The Blaine City Council over the past two meetings approved utility fund budgets pertaining to sanitary sewer, water, storm sewer and refuse collection.
With the exception of a 75-cent increase per quarter for all residents on their garbage and recycling bills, the council did not authorize any other fee increases in 2014, but Finance Director Joe Huss said the council would be discussing potential 2015 increases in the coming months.
Over 95 percent of Blaine citizens are serviced by city sewer and water. The less than 5 percent that have their own septic or well systems do not pay for maintenance and upgrades of the city’s sewer and water utility infrastructure.
About $3.17 million of the total $7.91 million in expenditures Blaine has budgeted for 2014 is for the disposal charges it must pay to the Metropolitan Council for the collection, treatment and disposal of wastewater.
About $2.5 million is also being set aside for capital projects such as $2 million for the continued slip-lining of sewer pipes, improvements to lift station No. 12 and 13 and some equipment replacement.
Public Services Manager Robert Therres said the city in recent years has spent between $1 million and $2 million annually on its slip lining program. The city has completed the first phase of its program to line smaller clay pipes in residential neighborhoods and the next step is to work on larger diameter pipes.
Stormwater manager Jim Hafner said the city does visual inspections with video equipment to check on the condition of its underground pipes. If a pipe is in really bad shape, the city would have to dig it up and replace it. Slip lining allows the city to extend the life of a pipe that has cracks in it that could lead to water leaking and in some cases sinkholes.
Total expenditures have been under $5 million over the last four years and below $4 million in 2012, but the 2014 expenditures are expected to be $5.32 million, according to projections Huss showed the council.
The big reason for the increase is that the city is in the planning stages to construct four new wells, which could cost $500,000, in the northeastern part of its community.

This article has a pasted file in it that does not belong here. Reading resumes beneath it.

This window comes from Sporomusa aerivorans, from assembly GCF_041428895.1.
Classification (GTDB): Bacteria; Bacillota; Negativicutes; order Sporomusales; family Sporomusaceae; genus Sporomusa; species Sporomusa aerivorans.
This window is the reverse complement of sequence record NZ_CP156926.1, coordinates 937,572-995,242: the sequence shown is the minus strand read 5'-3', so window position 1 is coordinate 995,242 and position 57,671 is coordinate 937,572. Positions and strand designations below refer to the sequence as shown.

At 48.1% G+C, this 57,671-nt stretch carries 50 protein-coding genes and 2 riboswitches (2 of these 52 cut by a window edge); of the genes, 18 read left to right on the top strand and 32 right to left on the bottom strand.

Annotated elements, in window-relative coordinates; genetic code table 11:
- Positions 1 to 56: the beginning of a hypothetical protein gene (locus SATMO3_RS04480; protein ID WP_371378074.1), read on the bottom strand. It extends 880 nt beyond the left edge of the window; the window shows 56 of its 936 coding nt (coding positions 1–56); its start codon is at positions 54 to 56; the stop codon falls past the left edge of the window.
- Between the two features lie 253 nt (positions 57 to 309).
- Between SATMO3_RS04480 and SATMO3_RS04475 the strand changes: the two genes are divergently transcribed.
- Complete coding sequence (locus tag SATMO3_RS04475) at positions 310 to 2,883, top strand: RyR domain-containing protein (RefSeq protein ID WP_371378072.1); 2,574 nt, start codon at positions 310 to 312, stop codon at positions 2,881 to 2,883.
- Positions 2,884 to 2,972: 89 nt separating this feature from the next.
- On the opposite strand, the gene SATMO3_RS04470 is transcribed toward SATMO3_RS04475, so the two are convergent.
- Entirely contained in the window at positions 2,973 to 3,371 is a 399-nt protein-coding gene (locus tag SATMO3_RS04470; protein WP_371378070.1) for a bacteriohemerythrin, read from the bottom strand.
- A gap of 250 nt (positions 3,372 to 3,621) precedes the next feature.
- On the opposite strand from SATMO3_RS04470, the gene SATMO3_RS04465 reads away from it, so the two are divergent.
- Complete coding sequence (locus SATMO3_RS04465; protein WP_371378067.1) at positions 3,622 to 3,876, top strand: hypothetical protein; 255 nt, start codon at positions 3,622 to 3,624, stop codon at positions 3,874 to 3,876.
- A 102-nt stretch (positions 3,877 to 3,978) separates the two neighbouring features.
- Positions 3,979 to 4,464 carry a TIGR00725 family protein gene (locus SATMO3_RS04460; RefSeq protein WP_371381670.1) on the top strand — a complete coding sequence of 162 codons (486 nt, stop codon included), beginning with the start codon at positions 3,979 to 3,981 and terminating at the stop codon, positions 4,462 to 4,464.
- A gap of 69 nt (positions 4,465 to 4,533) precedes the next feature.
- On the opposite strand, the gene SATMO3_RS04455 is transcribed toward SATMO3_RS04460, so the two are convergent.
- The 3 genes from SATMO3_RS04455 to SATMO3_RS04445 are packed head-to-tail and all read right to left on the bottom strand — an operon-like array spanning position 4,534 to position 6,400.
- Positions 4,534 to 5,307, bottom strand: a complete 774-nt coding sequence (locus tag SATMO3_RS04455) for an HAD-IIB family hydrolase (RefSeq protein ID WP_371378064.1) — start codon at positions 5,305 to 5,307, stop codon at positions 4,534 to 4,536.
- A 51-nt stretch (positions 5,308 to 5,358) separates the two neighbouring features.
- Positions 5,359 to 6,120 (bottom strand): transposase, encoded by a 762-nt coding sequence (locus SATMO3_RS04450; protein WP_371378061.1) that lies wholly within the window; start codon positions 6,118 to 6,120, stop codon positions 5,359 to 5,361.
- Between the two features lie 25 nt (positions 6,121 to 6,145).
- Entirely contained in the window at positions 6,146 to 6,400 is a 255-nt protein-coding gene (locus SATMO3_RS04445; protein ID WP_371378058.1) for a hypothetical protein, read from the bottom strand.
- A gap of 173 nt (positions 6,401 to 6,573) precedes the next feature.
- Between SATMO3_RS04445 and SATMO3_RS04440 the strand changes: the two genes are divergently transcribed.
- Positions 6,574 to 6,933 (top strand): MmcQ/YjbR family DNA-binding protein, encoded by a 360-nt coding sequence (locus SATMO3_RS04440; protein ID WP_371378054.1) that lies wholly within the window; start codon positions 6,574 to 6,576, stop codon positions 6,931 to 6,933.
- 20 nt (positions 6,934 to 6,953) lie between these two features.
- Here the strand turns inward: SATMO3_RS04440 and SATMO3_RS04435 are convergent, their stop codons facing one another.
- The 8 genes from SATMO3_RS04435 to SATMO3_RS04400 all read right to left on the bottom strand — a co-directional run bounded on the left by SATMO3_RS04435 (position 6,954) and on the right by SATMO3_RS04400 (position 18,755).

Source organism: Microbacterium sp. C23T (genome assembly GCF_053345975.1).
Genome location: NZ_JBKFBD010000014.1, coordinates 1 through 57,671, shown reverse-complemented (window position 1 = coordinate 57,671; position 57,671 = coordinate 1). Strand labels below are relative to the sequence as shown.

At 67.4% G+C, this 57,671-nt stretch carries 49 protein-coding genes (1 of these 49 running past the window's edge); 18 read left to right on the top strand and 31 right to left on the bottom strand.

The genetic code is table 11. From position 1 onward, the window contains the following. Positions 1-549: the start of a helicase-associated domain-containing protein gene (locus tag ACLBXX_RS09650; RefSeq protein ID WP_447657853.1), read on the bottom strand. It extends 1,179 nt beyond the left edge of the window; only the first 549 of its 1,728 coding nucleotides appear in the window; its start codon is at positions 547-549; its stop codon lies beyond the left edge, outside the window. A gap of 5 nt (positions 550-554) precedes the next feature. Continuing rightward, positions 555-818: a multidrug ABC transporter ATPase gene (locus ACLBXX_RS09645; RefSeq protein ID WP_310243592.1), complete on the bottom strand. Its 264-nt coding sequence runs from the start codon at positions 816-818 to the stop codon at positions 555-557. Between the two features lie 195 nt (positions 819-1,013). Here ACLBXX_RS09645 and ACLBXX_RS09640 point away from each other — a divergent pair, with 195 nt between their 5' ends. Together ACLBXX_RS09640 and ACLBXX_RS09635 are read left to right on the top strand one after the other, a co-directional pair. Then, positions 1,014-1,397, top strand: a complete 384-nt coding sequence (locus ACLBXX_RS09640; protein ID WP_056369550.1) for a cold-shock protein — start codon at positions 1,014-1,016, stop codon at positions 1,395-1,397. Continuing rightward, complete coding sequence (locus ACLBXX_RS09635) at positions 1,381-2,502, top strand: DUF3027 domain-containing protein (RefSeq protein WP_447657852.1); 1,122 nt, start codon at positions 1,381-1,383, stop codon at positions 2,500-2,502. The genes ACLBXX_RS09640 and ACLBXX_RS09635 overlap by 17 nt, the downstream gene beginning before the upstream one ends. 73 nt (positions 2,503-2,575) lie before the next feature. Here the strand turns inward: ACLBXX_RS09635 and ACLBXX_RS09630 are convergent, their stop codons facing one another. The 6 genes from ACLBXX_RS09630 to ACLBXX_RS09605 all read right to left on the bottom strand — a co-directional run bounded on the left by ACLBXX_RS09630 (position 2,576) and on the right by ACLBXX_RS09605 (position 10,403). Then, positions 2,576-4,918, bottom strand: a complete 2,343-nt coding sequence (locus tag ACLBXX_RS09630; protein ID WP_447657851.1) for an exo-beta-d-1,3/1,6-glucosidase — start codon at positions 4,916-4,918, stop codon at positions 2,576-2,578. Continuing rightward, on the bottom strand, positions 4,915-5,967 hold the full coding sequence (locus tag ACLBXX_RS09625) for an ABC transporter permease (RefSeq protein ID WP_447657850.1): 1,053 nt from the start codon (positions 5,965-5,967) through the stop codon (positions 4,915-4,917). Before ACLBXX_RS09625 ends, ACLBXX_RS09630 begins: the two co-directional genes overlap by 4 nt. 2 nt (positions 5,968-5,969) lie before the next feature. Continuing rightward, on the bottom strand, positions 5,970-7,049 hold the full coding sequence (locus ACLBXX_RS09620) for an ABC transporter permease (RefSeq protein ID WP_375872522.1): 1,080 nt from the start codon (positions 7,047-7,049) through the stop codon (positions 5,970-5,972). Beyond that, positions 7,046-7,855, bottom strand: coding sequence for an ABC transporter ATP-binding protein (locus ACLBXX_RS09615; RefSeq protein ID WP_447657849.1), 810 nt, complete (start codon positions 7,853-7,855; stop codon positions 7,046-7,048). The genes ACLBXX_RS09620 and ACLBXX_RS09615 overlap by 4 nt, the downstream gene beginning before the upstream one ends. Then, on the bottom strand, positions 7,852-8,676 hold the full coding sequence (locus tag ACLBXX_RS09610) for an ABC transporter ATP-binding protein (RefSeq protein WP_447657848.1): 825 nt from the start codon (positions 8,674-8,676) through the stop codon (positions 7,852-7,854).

The council in May 2013 had entered into a not-to-exceed contract of $140,000 with Barr Engineering of Minneapolis to study drilling of new wells in the area of 125th and Lexington avenues.
However, the Minnesota Department of Natural Resources would have to sign off on drilling any well because of the impact that pumping of groundwater could have on local surface waters, private wells and sensitive wetlands, according to Therres.
In addition to planning for the new wells, other 2014 projects could include maintenance at wells No. 11 and 13, water main over-sizing, cleaning the exterior of water tower No. 2 and equipment replacement.
This utility fund is designed to recover the costs of maintaining the city’s storm drainage system, which includes over 100 miles of storm sewer pipes, almost 80 miles of ditches and numerous catch basins, outfalls, manholes, weirs, culverts and ponds.
Storm sewer expenditures total $1.83 million and will include some capital expenditures such as system repairs in the Belmont Acres/Erksin Street area and slip-lining an arch pipe near the Toys-R-Us property. But similar to other utility fund accounts, some expenditures are to pay for city staff time, contractual services, supplies and depreciation of infrastructure.
Hafner said the area in the Belmont Acres/Erksin Street neighborhood is very flat and the stormwater drainage bottlenecks near a cul-de-sac on the north side of Erksin on the east side of Lexington Avenue. To fix this problem and reduce water runoff, the city is looking to make improvements such as the installation of rain gardens.
The arch pipe being slip-lined is part of a larger stormwater drainage system that eventually goes to the Springbrook Nature Center and the Mississippi River, according to Hafner. A section of pipe under a commercial development area that includes Toys-R-Us on is older, but not in bad enough shape to replace, Hafner said.
The city since Jan. 1, 2009 has had a contract with Veolia Enterprises for garbage and recycling collection.
The 2014 contractual services amount of $2,965,400 is up from $2,853,040 in 2013. Total expenditures in 2014 is expected to be about $3.12 million once city administrative charges are included, according to the spreadsheet from Huss.
The Veolia contract runs through the end of 2015.
The council in 2013 had directed city staff to include a $1.50 per quarter increase from 2013 to 2015 followed by $2 quarterly increases in 2016 and 2017, according to Huss. Due to an adequate fund balance, however, staff recommended a 75-cent increase for 2014.
Eric Hagen is at firstname.lastname@example.org